Wisconsin Gov. Jim Doyle has just signed legislation that requires the state’s public schools to teach about birth control and sexually transmitted diseases as part of comprehensive sex education classes, the Milwaukee Journal Sentinel reports.
Apparently, the new law still leaves it up to local school boards to decide whether to offer sex education courses. But starting next school year, those districts that do will have to include information about how to use condoms and other forms of birth control and describe their benefits and side effects, the newspaper explains. They will also have to tell students how to prevent sexually transmitted diseases. Parents will be able to remove their children from sex ed. classes, as they can now.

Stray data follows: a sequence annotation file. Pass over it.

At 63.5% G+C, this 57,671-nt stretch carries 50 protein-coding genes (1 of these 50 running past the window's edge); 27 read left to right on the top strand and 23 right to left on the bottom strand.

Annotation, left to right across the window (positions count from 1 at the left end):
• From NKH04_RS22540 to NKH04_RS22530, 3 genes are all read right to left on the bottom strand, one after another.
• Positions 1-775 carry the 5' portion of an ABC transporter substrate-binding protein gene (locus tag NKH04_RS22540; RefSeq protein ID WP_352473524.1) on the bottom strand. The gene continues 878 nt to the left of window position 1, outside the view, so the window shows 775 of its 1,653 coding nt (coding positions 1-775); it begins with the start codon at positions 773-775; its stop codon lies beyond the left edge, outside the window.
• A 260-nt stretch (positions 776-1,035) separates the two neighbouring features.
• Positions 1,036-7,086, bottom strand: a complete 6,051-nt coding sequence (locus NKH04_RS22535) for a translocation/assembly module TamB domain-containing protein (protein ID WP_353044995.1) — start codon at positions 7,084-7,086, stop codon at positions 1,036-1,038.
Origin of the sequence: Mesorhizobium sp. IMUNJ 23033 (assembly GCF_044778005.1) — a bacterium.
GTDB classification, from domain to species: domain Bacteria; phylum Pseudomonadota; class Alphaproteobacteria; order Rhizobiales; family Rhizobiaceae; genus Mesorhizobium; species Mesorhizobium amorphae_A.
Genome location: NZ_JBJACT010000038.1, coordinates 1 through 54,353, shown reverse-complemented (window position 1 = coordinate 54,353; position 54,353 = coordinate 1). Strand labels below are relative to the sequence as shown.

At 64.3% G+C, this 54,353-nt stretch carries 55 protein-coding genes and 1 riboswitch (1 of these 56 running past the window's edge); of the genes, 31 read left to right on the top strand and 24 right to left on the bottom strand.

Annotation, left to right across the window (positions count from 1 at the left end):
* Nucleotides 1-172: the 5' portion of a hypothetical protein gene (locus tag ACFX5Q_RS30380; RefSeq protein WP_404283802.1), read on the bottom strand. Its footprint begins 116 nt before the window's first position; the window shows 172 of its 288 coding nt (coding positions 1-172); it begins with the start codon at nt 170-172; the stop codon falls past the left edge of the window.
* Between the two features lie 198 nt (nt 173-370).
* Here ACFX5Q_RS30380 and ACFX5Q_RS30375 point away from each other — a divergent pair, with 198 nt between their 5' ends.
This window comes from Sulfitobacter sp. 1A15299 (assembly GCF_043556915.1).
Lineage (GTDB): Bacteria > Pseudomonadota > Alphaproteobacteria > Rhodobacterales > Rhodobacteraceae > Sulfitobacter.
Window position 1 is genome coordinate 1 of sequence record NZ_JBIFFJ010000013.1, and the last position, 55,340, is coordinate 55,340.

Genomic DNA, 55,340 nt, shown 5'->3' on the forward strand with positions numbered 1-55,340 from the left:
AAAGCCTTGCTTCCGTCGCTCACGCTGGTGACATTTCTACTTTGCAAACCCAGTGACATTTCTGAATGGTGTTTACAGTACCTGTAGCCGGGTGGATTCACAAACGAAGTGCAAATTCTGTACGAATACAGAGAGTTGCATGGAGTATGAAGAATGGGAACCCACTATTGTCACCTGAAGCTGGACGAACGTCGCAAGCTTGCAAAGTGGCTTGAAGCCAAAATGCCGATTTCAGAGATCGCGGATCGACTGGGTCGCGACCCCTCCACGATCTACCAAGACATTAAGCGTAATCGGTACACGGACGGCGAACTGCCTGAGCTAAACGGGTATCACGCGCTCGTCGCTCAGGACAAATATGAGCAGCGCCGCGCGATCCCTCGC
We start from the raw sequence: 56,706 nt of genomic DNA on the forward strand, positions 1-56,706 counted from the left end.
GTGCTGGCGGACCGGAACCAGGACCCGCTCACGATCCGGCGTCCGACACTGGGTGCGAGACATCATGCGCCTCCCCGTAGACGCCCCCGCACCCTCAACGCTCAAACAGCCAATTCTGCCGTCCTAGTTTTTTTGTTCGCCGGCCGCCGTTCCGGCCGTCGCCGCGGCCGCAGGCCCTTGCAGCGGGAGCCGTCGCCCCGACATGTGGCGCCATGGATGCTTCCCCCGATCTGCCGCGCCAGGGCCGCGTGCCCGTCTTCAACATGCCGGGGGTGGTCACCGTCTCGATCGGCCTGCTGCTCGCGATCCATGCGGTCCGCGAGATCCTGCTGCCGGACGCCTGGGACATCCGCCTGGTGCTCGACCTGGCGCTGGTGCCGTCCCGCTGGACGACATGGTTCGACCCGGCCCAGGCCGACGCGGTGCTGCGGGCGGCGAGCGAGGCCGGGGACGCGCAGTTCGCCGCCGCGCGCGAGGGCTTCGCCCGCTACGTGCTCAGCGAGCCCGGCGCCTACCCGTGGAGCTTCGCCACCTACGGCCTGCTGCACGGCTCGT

The bill was reportedly opposed by all Republicans in both chambers of the Wisconsin legislature.
Meanwhile, in Utah, a Republican state senator says he’s dropping a proposal that would have clarified that teachers can talk about contraception, after a Senate committee refused to discuss it, the Associated Press reports. The bill by Sen. Stephen Urquhart would have directed the Utah education agency to develop materials on contraception for teachers to use. You can hear about the matter straight from Sen. Urquhart on his blog.
The developments come as earlier this month, I blogged about a new, federally financed study that looked at one experimental, abstinence-only approach to sex education. It found that particular program can delay young teenagers from engaging in sexual activity.
A version of this news article first appeared in the Curriculum Matters blog.